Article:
“Remy is going to ruin your life,” he says. “It’s already started.”
There’s no sense in denying my feelings for Remy any longer. I’m obviously not hiding them very well.
“Remy is nothing like Karen. You don’t know her. You’ve never bothered to try,” I say.
He glares at me. “Neither have you until recently.”
His voice is heated, rising loud enough to call attention to our argument. The longer I stand out here, the later I will be for work and the more trouble I’ll be in with my boss. I’m on a probation period for the next couple of months. Though being late to be with Remy was well worth it, I can’t afford to lose this job. Even if it means being stuck most of the day with Sam.
“Keep your voice down,” I hiss. “Not everyone needs to know our business.”
“Well, it’s true,” he says, quieter this time.
Maybe it is true. I never really tried to get to know Remy when I lived next door to her. She was just a kid back then. It would’ve been inappropriate. But I do know she’s nothing like Karen. I’ve watched her grow up. She was the neighborhood sweetheart. All the neighbors used to say what a good kid she was. Like how she used to mow Mrs. Holister’s lawn without being asked and without expecting to be paid for it. She did it because she saw an old woman who was in need. Karen never would’ve done anything like that. She didn’t know what the word charity even meant.
I remember once Remy’s mom telling me how Remy used to find battered and broken animals and bring them back home, nursing them back to health. Birds, possums, and even a baby skunk. She’s motherly and nurturing. Two things what were never built into Karen’s DNA. I saw that from the very beginning of our marriage, but I didn’t want it to be true, so I ignored the signs. My eyes are wide open now, and I see Remy for who she really is, and she’s exactly what I want.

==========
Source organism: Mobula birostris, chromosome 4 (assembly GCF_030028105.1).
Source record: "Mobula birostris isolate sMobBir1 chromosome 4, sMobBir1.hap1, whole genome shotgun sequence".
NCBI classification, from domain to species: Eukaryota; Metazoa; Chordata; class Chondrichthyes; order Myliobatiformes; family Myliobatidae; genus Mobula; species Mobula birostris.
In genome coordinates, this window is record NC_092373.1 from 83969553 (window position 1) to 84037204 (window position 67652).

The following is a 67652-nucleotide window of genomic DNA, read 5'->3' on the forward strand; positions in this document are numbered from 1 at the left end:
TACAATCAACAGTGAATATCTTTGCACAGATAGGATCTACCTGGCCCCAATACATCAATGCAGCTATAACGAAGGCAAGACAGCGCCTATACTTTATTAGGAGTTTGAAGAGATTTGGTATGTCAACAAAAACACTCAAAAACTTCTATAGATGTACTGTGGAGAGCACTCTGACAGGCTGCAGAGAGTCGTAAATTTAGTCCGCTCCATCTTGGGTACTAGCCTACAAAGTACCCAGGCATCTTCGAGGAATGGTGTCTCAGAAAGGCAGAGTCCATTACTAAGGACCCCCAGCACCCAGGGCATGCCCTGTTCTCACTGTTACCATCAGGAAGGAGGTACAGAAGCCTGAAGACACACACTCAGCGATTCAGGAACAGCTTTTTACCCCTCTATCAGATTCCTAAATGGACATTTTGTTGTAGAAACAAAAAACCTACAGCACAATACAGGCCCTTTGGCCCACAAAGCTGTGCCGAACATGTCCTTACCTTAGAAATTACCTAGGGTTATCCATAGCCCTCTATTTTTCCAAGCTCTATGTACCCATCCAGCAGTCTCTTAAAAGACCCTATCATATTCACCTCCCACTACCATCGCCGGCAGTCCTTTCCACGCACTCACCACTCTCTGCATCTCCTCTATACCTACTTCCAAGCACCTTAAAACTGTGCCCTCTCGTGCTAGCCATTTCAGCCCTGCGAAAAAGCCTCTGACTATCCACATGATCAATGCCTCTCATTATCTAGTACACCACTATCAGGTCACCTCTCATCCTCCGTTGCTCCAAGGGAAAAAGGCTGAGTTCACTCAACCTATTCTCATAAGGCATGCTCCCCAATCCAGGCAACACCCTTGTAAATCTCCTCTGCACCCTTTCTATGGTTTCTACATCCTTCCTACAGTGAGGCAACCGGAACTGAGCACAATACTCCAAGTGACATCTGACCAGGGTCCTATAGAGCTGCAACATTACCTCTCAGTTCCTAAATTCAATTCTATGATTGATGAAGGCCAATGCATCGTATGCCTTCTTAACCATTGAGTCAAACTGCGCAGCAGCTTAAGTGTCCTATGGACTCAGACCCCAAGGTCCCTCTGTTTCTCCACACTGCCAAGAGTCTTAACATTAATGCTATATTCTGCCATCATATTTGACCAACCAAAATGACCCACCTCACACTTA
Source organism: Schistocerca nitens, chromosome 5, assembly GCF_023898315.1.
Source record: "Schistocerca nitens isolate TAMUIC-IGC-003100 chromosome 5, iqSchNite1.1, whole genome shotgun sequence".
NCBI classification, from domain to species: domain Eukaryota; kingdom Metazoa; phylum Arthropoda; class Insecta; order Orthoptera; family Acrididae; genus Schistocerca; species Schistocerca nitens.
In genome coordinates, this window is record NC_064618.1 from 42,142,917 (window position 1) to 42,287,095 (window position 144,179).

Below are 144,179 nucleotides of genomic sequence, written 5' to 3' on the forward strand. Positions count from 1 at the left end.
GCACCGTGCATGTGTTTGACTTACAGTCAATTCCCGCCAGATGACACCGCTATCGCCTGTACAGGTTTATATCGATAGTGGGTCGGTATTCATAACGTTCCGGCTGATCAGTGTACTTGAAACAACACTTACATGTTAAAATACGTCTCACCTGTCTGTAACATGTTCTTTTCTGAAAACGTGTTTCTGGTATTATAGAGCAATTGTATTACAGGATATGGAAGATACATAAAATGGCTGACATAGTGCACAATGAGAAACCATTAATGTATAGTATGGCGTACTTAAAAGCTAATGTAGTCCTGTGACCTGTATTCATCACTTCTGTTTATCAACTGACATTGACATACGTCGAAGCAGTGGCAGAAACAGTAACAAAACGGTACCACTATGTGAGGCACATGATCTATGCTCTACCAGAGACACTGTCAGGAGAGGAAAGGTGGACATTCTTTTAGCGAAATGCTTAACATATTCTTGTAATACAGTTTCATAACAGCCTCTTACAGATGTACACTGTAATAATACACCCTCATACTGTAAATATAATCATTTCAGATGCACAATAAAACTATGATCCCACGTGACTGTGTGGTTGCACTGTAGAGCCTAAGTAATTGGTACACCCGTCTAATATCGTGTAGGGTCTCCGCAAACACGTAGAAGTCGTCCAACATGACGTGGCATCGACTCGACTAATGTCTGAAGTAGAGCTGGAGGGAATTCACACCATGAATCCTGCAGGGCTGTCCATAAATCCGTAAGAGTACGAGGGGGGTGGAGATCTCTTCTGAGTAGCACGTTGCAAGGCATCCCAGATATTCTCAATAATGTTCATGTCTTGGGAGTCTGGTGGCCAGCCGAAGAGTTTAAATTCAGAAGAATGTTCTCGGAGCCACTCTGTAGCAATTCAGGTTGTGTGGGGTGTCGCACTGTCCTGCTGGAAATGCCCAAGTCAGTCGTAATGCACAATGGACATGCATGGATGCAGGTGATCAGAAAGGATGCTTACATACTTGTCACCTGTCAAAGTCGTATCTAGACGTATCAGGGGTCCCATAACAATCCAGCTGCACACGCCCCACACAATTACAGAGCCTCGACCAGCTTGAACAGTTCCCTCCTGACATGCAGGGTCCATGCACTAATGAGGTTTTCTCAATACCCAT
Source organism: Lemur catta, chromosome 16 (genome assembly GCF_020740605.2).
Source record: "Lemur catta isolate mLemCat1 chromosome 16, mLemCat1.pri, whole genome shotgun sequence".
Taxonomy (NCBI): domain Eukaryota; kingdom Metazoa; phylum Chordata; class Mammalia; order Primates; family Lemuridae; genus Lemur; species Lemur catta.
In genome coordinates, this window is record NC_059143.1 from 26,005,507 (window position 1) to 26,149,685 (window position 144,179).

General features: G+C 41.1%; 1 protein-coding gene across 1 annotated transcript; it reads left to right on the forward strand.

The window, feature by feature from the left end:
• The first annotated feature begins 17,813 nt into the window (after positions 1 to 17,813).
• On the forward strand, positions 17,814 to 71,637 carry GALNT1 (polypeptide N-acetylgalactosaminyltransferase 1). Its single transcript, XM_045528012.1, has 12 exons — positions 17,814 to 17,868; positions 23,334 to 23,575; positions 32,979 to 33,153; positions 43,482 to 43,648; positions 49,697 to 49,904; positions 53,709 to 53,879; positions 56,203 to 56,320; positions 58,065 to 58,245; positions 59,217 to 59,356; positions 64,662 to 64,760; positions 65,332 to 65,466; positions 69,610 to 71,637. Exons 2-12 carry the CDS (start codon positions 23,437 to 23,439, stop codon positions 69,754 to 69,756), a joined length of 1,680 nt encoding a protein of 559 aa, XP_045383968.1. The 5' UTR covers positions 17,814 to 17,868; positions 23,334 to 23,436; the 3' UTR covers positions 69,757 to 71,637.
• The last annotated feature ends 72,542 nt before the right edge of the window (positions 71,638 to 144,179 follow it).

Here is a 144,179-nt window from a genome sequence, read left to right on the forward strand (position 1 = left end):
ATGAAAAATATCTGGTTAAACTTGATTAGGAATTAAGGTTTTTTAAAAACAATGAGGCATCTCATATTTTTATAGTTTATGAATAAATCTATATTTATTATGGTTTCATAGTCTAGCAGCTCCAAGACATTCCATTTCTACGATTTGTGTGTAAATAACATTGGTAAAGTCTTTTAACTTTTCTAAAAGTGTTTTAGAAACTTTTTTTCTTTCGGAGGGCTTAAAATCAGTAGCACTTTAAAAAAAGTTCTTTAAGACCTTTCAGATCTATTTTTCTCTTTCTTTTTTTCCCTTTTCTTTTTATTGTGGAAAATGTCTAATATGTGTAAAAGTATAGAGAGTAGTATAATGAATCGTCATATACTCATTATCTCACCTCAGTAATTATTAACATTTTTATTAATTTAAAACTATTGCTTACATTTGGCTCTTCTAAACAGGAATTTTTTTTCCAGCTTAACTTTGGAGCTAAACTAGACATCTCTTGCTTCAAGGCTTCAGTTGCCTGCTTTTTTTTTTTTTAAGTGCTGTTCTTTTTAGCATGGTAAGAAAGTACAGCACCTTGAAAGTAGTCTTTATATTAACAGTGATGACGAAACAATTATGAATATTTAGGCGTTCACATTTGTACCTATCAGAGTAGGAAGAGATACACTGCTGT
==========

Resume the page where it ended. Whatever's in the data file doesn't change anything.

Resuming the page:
I should’ve never been with Karen. I’m glad I was because of Bailey, but if I could’ve had Bailey with Remy instead, I would’ve been better off. Karen was rude, hot tempered, and just not a good person in general.
“I know her better than you think I do,” I say.
Sam touches my shoulder, but I push him away. “I need to get inside before I get fired,” I say and walk past him.
It’s a grueling eight hours, but at least I didn’t get written up for being late. No one seemed to notice. All day, the only thing I can think about is getting back to Remy. Whatever this thing is between us feels more real than any other relationship I’ve ever been in before.
I pull into the driveway and see a car parked in front I’ve never seen before. I go inside and Sam is standing next to an older woman who I’ve also never seen before.
“Where’s Bailey,” I ask, assuming Remy must be upstairs with her.
“In her playpen,” Sam says. He has a look on his face I don’t quite trust. Like he’s hiding something.
I go upstairs, taking two steps at a time in a rush to see my daughter and Remy. But when I go into the office, Remy isn’t there. Just Bailey, standing up, crying. I pick her up and go back downstairs.
“What the hell is going on?” I ask, trying not to raise my voice so I don’t upset Bailey more than she already is. “Where’s Remy and why the hell was my daughter alone upstairs crying her eyes out?” I’m pissed, and not doing a very good job at holding in temper in front of this stranger. I know Remy wouldn’t just leave Bailey alone like this. Sam has done something. I feel it in my bones.
“I sent Remy home,” Sam says, raising his chin and setting his shoulders. If I weren’t with my child and this old woman, I would hit that smug look right off his face.
“What do you mean you sent her home?” I demand.
“I didn’t think it was appropriate to have her here anymore, and so I had a babysitting service send someone over. This is Deloris.”
I look at the stranger, my blood boiling over. She has a stern mouth, no trace of the patience or tenderness it takes to watch a busy infant. I’m sure she’s perfectly competent, and no doubt a babysitting service runs background checks, but this isn’t the face I want my child to see day in and day out while I’m working. I want Bailey to feel secure. Remy has a way with her warm smiles and gentle voice of putting people at ease. That’s the face I want my child seeing every day. That’s the face I want to see every day.
“You had no right,” I say, voice dipping dangerously low. I hope he hears the threat in it and isn’t as stupid as he looks.
“Actually, I do. I have every right. This is my house now, and I say who gets to be in it. And I don’t want Remy here,” he says defiantly.